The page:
The following insights are based on an informal survey of institutions, PE / VC Funds and family offices in May/June 2020 and our own observations: 

Repricing risk

Table 5 illustrates how the S+P 500 performed during past crises –it has taken two to seven years to recover in the past, far longer than the time to crash, and there may be many waves up and down before the recovery is complete.

Repricing risk

Industry: the good, the bad, and the ugly

Not surprisingly, between mid-February and August 2020, pharma and biotech more than recovered, while energy and travel are still very depressed. It is important to remember though, that stats for any industry are just averages. Some companies will prevail through innovation, flexibility / ability to pivot, access to liquidity and other factors, while others will perform worse than their peers. Perhaps most importantly, the market is not a good proxy for intrinsic value. It does help with some directional impact, but company-specific analysis and an assessment of company-specific factors are of utmost importance.

Repricing risk

Table 7 summarizes the evolution of multiples by industry. By May 31, 2020, multiples for sectors impacted less by the pandemic had recovered and by August 31, 2020, multiples had recovered for almost all industries. With that said, earnings were significantly down for many industries, leading to overall lower valuations (with some exceptions). Trading multiples should be viewed with skepticism.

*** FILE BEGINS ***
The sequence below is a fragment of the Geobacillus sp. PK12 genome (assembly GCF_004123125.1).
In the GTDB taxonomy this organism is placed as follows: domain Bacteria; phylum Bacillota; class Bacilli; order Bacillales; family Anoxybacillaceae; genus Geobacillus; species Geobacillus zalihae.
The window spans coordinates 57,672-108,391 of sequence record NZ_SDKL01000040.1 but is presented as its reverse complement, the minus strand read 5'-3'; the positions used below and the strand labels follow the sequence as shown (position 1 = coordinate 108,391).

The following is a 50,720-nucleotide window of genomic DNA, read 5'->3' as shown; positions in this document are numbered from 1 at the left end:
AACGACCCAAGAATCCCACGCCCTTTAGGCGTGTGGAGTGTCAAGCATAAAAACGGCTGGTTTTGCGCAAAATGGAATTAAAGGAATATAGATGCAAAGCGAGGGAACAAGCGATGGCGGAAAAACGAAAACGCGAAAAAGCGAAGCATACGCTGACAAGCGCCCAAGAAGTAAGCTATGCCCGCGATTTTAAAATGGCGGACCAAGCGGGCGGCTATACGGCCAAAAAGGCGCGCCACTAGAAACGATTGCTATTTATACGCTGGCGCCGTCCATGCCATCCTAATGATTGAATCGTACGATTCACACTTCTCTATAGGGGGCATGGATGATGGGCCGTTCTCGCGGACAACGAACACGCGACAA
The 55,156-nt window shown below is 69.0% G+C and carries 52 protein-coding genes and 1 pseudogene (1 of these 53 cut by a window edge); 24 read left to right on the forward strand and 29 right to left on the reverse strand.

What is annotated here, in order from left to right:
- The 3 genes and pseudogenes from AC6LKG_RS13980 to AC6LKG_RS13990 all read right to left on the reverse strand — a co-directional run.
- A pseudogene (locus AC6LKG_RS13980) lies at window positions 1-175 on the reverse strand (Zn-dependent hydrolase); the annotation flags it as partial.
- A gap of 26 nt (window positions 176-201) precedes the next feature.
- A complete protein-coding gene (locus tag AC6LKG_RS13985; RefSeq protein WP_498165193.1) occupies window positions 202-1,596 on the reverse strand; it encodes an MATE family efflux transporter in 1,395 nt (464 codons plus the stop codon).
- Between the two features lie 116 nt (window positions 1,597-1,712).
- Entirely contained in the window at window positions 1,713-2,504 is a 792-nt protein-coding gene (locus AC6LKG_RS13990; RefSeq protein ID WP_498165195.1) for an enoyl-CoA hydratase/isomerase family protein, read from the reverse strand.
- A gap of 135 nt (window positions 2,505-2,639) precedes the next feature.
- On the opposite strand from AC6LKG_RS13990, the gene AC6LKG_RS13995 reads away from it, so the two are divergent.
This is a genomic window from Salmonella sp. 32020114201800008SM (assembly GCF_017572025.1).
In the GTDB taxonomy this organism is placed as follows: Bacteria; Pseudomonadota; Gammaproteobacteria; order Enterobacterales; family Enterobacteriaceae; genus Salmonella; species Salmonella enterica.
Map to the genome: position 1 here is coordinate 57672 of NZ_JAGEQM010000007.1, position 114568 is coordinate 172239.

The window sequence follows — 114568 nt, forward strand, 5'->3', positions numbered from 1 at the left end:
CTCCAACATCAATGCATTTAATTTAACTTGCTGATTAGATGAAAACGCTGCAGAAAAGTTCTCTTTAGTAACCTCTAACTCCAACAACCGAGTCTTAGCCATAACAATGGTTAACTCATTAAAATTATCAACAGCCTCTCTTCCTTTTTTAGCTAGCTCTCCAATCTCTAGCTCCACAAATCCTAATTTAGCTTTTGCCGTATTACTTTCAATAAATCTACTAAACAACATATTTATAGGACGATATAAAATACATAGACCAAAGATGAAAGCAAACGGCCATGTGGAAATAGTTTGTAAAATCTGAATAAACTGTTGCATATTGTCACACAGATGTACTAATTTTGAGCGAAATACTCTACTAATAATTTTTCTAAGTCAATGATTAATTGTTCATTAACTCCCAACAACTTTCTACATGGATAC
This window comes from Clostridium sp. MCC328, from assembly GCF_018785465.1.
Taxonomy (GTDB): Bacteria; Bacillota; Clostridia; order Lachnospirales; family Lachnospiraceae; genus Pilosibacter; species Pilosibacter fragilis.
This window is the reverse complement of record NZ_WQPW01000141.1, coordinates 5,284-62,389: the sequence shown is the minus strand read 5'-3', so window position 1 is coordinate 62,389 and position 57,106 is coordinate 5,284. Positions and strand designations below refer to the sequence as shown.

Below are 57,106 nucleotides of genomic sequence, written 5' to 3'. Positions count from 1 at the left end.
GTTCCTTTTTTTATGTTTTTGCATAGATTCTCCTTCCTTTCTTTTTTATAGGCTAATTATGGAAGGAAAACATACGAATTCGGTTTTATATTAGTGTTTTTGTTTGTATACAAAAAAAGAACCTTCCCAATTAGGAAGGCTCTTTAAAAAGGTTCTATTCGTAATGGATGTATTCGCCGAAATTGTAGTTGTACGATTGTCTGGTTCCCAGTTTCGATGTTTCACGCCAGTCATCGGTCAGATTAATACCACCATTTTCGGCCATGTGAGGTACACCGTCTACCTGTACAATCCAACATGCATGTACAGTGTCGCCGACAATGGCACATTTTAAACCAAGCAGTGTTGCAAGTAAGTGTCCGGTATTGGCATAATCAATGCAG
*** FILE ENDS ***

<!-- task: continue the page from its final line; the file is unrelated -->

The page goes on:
Repricing risk

For example: Table 8 shows the S+P Retail Index against Lululemon – which many of us have been sporting as our new remote working attire – versus Under Amour, a brand that was struggling pre-pandemic and has seen an accelerated negative trend:

Repricing risk

This further exemplifies that the struggles companies experienced pre-pandemic were further exacerbated during the pandemic.

Value definition and the use of hindsight

When markets are illiquid or inefficient, it is important to understand how ‘fair’ modifies the definition of FMV and whether there is legitimate use of hindsight beyond the testing of the reasonability of assumptions as permitted by the hindsight principle.

When the target business and the valuation date circumstances are more uncertain than normal, assumptions in notional valuations will be equally uncertain. The more risk in the business generating the cash flow, the more risk that the valuation result will be flawed.

What is ‘fair’?